-- I'm glad that at least they've found the body. I'm very sorry for the family concerned. It's not at all clear to me whether this was anybody's fault, as it's possible Disney couldn't reasonably foresee an alligator attack in that location; but if there was any fault, it certainly wasn't the parents'.
Which, sadly, will not stop the parent bashing. I just hope these parents aren't going to be subjected to the same level of vitriol endured by the mother in Cincinnati.
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  #35  
Old 16 June 2016, 01:44 PM
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Quote:
Originally Posted by thorny locust View Post
In Upstate New York I would take a "no swimming" sign, absent any further indicators, to mean 'we haven't posted a lifeguard and don't want to be sued if you drown yourself'. I have often seen such signs posted by water that's perfectly safe to swim in, let alone wade in. It may well be similar in Nebraska.
I grew up in the area where they are from. When I was still living there over 20yrs ago, No Swimming signs most often indicated that certain bodies of water or shoreline were private property. No lifeguard present signs usually meant "swim at your own risk" or something to that effect.
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  #36  
Old 16 June 2016, 01:49 PM
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Quote:
Originally Posted by A Turtle Named Mack View Post
Disney was likely to have been feeding them to keep them docile as well, but I do not know.
It is illegal to feed wild alligators in Florida so I doubt Disney was feeding them.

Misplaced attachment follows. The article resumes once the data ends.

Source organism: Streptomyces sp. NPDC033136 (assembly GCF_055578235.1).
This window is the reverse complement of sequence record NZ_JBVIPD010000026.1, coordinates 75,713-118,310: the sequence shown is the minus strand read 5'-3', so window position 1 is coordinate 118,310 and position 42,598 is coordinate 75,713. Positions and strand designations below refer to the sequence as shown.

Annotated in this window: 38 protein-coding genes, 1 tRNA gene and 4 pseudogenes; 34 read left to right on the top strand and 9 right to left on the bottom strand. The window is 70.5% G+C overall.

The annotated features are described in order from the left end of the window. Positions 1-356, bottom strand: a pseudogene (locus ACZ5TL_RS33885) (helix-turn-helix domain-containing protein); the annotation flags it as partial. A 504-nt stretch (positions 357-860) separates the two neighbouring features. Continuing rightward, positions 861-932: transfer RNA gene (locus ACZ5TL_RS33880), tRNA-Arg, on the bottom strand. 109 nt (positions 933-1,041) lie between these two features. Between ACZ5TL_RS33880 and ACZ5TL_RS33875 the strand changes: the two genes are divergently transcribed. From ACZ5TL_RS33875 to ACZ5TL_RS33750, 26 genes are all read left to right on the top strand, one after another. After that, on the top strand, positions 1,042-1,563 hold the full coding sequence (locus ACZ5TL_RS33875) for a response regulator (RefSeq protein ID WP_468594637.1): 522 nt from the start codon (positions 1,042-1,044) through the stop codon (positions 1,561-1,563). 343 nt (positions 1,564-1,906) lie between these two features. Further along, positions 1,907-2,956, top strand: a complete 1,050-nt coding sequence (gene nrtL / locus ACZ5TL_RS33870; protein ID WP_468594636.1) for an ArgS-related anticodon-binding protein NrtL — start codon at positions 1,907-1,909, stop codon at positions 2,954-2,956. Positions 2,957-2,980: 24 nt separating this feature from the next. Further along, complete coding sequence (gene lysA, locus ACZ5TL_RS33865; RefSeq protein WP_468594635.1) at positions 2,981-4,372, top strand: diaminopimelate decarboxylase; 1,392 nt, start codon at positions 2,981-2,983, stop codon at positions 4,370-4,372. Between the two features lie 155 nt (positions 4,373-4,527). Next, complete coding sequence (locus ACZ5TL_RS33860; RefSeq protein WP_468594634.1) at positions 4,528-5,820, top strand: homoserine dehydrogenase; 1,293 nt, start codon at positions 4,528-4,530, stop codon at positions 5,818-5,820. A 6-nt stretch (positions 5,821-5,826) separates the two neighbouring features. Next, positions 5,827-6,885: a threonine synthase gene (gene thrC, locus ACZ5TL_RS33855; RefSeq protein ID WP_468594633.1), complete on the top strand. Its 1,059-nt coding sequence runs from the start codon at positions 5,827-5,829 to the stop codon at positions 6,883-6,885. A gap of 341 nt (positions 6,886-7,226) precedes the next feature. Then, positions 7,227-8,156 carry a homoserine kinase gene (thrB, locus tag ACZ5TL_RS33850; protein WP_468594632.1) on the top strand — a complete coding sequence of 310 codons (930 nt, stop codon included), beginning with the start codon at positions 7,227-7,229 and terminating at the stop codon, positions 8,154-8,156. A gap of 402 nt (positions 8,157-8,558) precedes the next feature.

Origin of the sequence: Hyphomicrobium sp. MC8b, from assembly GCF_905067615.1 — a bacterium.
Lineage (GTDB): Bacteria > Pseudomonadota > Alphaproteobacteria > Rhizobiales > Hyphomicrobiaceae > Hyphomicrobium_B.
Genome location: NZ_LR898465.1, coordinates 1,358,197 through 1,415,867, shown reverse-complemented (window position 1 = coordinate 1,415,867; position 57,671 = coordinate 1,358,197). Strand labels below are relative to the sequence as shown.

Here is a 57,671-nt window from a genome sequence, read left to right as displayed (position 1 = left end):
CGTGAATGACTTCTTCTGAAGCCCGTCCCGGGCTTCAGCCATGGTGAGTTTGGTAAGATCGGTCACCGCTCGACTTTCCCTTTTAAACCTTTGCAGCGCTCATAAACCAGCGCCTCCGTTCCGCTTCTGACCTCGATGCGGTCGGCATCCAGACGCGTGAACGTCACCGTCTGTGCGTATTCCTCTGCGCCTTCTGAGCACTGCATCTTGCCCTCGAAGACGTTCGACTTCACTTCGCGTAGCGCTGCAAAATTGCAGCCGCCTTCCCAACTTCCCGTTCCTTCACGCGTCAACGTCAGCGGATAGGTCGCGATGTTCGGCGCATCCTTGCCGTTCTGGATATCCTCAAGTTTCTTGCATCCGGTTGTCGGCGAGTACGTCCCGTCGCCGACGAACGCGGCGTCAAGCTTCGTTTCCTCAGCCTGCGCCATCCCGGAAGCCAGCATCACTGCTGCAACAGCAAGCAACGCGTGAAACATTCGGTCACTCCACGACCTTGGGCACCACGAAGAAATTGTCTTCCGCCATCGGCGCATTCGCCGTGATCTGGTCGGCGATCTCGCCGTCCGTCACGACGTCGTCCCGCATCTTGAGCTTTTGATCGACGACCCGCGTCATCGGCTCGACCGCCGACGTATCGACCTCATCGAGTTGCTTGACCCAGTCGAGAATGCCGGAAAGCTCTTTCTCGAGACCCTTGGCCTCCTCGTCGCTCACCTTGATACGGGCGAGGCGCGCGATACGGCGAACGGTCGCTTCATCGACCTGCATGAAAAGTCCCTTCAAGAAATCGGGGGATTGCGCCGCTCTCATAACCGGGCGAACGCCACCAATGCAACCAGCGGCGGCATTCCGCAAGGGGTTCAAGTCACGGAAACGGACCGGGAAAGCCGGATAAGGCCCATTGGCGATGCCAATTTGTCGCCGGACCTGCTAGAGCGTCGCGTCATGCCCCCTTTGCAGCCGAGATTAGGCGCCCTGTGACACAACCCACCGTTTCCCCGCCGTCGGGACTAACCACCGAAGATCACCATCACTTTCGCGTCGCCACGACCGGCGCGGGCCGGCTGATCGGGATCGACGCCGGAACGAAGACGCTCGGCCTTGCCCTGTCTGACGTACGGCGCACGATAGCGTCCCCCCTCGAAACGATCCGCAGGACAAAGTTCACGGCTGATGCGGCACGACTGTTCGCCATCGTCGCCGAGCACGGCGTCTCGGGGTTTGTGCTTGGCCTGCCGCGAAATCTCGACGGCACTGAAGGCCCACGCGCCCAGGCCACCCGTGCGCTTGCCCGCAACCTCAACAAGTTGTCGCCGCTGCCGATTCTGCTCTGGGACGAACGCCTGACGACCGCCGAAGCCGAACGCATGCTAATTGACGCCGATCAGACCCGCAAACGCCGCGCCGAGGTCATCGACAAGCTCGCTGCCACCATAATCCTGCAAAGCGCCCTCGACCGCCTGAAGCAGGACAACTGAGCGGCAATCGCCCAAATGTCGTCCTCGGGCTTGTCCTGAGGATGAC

Feeding alligators causes them to lose their natural fear of humans and teaches them to equate humans with food. At least one article I read (referenced in an earlier post) indicated that people may have been feeding the gators. This is a common activity among tourists and locals alike who get a charge out of seeing the reptiles up close.

People ignore alligator warning signs on a regular basis (URL="http://www.orlandosentinel.com/news/breaking-news/os-aligator-bite-wekiwa-springs-20150808-story.html"]Woman Loses Arm in Alligator Attack[/URL]) so I am not confident more explicit signs would address the issue. as I said before the warning signs often draw people to the area as folks want to see alligators. I have seen people gathered around such warning signs looking for the gators. Fortunately most times those signs were on fences surrounding a pond (there is one such sign at the pond at the end of my street), but sometimes there is no fence.

The swimming area of a local state park has alligator warning signs. Yes, that is what I meant. The SWIMMING AREA has signs warning of alligators. People still swim (there was a fatal attack many many years ago, but that was a young woman swimming at night).

Alligators are a part of life in Florida. Hotels and attractions in the state need to do a better job of making sure visitors understand the dangers. It is simply impossible to fence off every spot that might harbor a gator (which would be every pond, lake, canal, creek, and ditch in the state).
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  #37  
Old 16 June 2016, 02:23 PM
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I don't know why being from Nebraska or new York would mean that you should consider a No Swimming Sign differently than other people.